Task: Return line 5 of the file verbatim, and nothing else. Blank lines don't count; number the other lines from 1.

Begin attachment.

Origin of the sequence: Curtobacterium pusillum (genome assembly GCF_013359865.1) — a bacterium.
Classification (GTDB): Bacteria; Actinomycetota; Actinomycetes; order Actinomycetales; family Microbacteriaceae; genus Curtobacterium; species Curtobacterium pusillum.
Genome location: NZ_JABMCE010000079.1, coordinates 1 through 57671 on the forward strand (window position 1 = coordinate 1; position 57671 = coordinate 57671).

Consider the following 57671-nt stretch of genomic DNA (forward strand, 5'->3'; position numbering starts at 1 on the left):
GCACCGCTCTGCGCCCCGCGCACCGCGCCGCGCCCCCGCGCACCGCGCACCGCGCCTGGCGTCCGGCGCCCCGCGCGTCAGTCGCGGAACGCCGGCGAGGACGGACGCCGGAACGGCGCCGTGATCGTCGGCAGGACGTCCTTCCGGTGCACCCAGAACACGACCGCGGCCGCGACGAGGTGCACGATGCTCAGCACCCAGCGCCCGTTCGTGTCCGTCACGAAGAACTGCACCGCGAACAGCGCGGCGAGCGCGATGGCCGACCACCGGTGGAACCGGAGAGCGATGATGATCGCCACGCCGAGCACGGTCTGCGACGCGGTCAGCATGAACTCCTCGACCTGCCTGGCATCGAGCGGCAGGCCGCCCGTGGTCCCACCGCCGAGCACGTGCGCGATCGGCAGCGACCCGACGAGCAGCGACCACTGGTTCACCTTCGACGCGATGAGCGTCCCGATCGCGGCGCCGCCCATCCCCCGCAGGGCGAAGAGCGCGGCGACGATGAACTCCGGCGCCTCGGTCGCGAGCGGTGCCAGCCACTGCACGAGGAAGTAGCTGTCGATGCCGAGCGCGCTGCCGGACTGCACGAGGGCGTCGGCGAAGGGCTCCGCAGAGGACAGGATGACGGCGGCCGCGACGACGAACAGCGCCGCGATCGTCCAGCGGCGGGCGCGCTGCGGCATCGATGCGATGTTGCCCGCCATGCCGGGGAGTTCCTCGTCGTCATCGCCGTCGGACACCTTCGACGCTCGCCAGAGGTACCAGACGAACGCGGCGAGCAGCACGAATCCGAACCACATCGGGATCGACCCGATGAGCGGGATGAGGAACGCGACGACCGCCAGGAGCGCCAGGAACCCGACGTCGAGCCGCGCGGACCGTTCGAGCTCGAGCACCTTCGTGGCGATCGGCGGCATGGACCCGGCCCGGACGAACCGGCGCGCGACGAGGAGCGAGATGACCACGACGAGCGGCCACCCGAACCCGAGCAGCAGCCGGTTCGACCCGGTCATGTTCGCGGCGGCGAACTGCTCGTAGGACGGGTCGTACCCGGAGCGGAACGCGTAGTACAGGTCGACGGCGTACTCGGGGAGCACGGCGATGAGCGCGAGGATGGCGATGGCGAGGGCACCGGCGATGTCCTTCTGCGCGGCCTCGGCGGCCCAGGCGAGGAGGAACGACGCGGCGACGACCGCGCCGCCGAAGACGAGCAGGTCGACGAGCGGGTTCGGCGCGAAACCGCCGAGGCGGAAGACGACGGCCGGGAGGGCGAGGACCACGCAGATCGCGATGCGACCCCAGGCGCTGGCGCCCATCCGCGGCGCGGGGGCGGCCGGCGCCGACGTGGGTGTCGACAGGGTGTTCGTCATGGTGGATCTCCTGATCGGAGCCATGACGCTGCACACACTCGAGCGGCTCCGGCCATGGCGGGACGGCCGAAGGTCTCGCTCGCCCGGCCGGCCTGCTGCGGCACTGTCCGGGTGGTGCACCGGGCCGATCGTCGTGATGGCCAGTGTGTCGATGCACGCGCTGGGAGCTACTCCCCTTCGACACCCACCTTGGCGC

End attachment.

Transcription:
GCACCGCTCTGCGCCCCGCGCACCGCGCCGCGCCCCCGCGCACCGCGCACCGCGCCTGGCGTCCGGCGCCCCGCGCGTCAGTCGCGGAACGCCGGCGAGGACGGACGCCGGAACGGCGCCGTGATCGTCGGCAGGACGTCCTTCCGGTGCACCCAGAACACGACCGCGGCCGCGACGAGGTGCACGATGCTCAGCACCCAGCGCCCGTTCGTGTCCGTCACGAAGAACTGCACCGCGAACAGCGCGGCGAGCGCGATGGCCGACCACCGGTGGAACCGGAGAGCGATGATGATCGCCACGCCGAGCACGGTCTGCGACGCGGTCAGCATGAACTCCTCGACCTGCCTGGCATCGAGCGGCAGGCCGCCCGTGGTCCCACCGCCGAGCACGTGCGCGATCGGCAGCGACCCGACGAGCAGCGACCACTGGTTCACCTTCGACGCGATGAGCGTCCCGATCGCGGCGCCGCCCATCCCCCGCAGGGCGAAGAGCGCGGCGACGATGAACTCCGGCGCCTCGGTCGCGAGCGGTGCCAGCCACTGCACGAGGAAGTAGCTGTCGATGCCGAGCGCGCTGCCGGACTGCACGAGGGCGTCGGCGAAGGGCTCCGCAGAGGACAGGATGACGGCGGCCGCGACGACGAACAGCGCCGCGATCGTCCAGCGGCGGGCGCGCTGCGGCATCGATGCGATGTTGCCCGCCATGCCGGGGAGTTCCTCGTCGTCATCGCCGTCGGACACCTTCGACGCTCGCCAGAGGTACCAGACGAACGCGGCGAGCAGCACGAATCCGAACCACATCGGGATCGACCCGATGAGCGGGATGAGGAACGCGACGACCGCCAGGAGCGCCAGGAACCCGACGTCGAGCCGCGCGGACCGTTCGAGCTCGAGCACCTTCGTGGCGATCGGCGGCATGGACCCGGCCCGGACGAACCGGCGCGCGACGAGGAGCGAGATGACCACGACGAGCGGCCACCCGAACCCGAGCAGCAGCCGGTTCGACCCGGTCATGTTCGCGGCGGCGAACTGCTCGTAGGACGGGTCGTACCCGGAGCGGAACGCGTAGTACAGGTCGACGGCGTACTCGGGGAGCACGGCGATGAGCGCGAGGATGGCGATGGCGAGGGCACCGGCGATGTCCTTCTGCGCGGCCTCGGCGGCCCAGGCGAGGAGGAACGACGCGGCGACGACCGCGCCGCCGAAGACGAGCAGGTCGACGAGCGGGTTCGGCGCGAAACCGCCGAGGCGGAAGACGACGGCCGGGAGGGCGAGGACCACGCAGATCGCGATGCGACCCCAGGCGCTGGCGCCCATCCGCGGCGCGGGGGCGGCCGGCGCCGACGTGGGTGTCGACAGGGTGTTCGTCATGGTGGATCTCCTGATCGGAGCCATGACGCTGCACACACTCGAGCGGCTCCGGCCATGGCGGGACGGCCGAAGGTCTCGCTCGCCCGGCCGGCCTGCTGCGGCACTGTCCGGGTGGTGCACCGGGCCGATCGTCGTGATGGCCAGTGTGTCGATGCACGCGCTGGGAGCTACTCCCCTTCGACACCCACCTTGGCGC